Opinion: Thankful for these three women who have made a difference in my life

This one's personal.

We have much to be thankful for in this country and in our overstuffed lives, and it would be almost sacrilege to use this space on Thanksgiving Day to opine on some pressing matter of nation, state or city.

So I will take this opportunity to say a word of thanks about the three women with whom I've been closest in this life. If this editorial aberration is not your cup of tea, check back soon when I'll be discussing the likes of the president, the state legislature or the slow grinding gears of local government.

› She's been gone eight years now, her life silenced appropriately on Mother's Day and a month before her 94th birthday. But not a day goes by that I don't think about the woman who gave me life, taught me right from wrong, showed me by example how to place others in front of me and never failed to be proud of me.

Stories about my mother, funny and touching and sad, could fill up this page, but I think immediately of two which reveal all you need to know about Betty Cooper.

The first occurred on a rainy day at least 50 years ago on either the Market Street or Walnut Street Bridge, when it was still traversed by cars. My mother was on her usual daily rounds as a saleswoman when, in front of her, a woman walking and carrying groceries fell, scattering her purchases everywhere. Instead of going on, thinking "how sad," my mother, oblivious of other traffic, stopped to help the woman gather her foodstuffs and, if memory serves, gave her a ride home.

The second happened perhaps 45 years ago when the daughter of our pastor found her beloved dog injured not far from our house. Instead of carrying the dog back home, she sought out my mother, who may have been within eyesight or was in our house close by. My mother, without another thought, helped place the bleeding dog on the back seat of her car, and sped them off to the vet. I don't recall the plight of the dog, but the girl, thankful for my mother's calming influence, dedicated a song she sang at the church talent night, "Mr. Bojangles," to my mother.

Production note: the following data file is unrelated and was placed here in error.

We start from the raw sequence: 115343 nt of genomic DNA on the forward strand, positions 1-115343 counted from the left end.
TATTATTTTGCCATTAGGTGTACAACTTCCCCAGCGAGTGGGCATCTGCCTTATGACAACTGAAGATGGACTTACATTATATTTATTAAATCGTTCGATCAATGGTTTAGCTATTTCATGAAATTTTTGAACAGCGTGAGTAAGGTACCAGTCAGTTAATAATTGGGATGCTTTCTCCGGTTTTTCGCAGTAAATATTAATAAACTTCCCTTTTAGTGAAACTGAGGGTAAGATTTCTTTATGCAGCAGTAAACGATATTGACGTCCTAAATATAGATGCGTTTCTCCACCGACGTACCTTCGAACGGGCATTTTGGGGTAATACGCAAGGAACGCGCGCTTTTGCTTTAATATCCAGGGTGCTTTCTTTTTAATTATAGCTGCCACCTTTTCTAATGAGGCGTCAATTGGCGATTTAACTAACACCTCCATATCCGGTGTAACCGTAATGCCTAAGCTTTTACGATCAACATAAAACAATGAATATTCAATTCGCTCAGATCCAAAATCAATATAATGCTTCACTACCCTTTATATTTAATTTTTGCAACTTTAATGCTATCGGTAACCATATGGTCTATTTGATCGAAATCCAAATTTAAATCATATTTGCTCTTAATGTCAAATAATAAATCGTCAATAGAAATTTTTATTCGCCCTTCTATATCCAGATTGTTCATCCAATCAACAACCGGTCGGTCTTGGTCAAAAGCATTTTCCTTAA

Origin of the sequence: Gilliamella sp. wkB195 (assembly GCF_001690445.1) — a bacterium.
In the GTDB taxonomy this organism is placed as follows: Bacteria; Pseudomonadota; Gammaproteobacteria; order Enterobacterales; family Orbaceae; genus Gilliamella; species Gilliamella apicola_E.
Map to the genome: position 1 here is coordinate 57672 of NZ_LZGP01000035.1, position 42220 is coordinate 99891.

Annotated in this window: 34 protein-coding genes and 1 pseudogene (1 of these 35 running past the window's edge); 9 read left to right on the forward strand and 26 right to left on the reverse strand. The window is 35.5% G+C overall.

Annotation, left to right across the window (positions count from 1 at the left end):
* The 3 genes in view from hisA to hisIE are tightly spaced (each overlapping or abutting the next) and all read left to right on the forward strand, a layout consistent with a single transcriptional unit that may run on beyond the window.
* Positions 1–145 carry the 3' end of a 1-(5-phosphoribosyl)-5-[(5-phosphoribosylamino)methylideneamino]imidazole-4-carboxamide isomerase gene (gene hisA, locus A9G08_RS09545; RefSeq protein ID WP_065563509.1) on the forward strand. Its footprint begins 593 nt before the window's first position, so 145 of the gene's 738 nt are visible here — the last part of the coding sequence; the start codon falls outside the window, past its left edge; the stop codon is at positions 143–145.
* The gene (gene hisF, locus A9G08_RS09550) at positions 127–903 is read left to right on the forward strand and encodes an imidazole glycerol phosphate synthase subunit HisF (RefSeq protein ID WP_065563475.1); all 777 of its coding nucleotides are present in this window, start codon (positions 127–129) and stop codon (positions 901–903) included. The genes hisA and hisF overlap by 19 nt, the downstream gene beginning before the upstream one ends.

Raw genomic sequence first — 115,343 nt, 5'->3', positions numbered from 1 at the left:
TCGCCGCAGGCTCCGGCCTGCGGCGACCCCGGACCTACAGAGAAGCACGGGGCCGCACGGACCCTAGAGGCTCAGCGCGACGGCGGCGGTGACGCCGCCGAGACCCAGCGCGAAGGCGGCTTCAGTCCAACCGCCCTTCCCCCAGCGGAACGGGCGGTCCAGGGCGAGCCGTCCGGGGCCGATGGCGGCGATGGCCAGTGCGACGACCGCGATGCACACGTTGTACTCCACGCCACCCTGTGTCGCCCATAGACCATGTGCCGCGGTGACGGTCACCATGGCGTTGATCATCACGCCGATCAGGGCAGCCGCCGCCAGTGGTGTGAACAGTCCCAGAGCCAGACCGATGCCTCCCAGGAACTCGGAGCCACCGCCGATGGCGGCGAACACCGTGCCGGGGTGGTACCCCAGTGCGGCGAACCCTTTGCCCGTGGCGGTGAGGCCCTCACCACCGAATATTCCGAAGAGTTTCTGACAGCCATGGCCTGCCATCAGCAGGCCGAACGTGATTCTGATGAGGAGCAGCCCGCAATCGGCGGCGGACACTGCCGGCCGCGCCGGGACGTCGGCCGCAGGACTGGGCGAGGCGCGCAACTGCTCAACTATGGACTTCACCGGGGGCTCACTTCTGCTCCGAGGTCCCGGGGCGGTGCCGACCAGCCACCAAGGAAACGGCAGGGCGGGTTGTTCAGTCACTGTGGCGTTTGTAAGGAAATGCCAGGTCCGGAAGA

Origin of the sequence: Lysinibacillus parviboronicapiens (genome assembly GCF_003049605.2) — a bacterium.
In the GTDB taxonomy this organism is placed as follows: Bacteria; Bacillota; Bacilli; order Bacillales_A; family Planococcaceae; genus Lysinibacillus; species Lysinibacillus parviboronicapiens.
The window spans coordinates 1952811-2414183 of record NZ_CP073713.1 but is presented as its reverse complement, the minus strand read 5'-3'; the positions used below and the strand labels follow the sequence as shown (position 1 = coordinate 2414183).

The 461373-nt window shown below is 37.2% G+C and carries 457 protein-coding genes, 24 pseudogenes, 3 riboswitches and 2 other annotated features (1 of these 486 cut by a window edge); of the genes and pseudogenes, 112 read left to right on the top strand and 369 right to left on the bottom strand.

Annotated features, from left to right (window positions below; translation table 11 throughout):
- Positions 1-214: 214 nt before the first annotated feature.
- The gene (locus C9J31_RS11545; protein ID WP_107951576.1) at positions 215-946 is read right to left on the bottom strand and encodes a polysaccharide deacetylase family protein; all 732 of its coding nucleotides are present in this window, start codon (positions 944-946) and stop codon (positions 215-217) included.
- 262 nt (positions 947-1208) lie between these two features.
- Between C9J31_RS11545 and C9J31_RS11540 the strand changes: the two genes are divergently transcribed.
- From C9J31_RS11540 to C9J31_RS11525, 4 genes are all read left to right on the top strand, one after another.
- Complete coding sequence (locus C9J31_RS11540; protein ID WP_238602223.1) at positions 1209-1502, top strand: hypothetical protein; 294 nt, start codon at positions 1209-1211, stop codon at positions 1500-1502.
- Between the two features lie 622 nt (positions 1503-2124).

› We've been married more than 32 years now, but my wife constantly finds ways to be a friend. Oh, she's my friend, of course. Though she does little cooking herself, she knows where the juicer is when I need it for a recipe. She'll pick up a bonus cookie in addition to a sandwich a night here and there if I'm working late. And she'll replace part of the quilt back on me as I shiver in our cold house as the air conditioning and fan work overtime to keep her from being too hot.

But for as long as I've known Donna Cooper, she's remained a loyal friend to so many and has collected many others along the way in her jobs as a personal counselor and then a career counselor at the University of Tennessee at Chattanooga. But when she retired in July, she did not put a period on those friendships. Indeed, she picked up a few.

And the ones I especially love are the three students in whom she has taken an interest. I don't know their particular circumstances, nor does it matter. But it has delighted her to have lunch with them, buy them little gifts and give them an opportunity to talk about whatever it is about college — and it could be a lot of things — that is vexing them on a particular day. And having been a counselor, she's a good listener. And as a licensed professional coach, she's also good with ideas.

When these girls march across the stage one day and receive their diplomas, I know one surrogate mom who will be as happy for them as the day her son got either of his two academic degrees.

› Just 16 months younger than me, she was my first friend and playmate. And when my sister and I are together, we still fall back into stories of our youth, the latest on the cultural kitsch of the day, or discussing, as John Denver once sang, "what's the latest thing the neighbors say."

Creative and frenetic like our mother, she can sew, cook, craft, teach, paint, garden, decorate and be ahead of the curve on what's cool. As someone once observed — with perhaps a hint of jealousy about all she could do: "That Jan — I just love her, I just hate her."

But also like our mother, she's taken on the role of sorts as den mother to her four brothers. Time for a family get-together? She'll host it. Need a hole in trousers mended? She'll stitch it. Have a doctor's appointment? She'll take you. Out of your house because of a tornado? She's got an apartment you can use.

Tales of Jan Cooper's wild 20s are still brought up when certain friends come around, but in between then and now have come two responsible, well-educated children. And now twin grandchildren are on the way. Just wait until they learn what a cool grandmother they have.

Today, I'm thankful for these three, and so much more. For whom are you thankful today?

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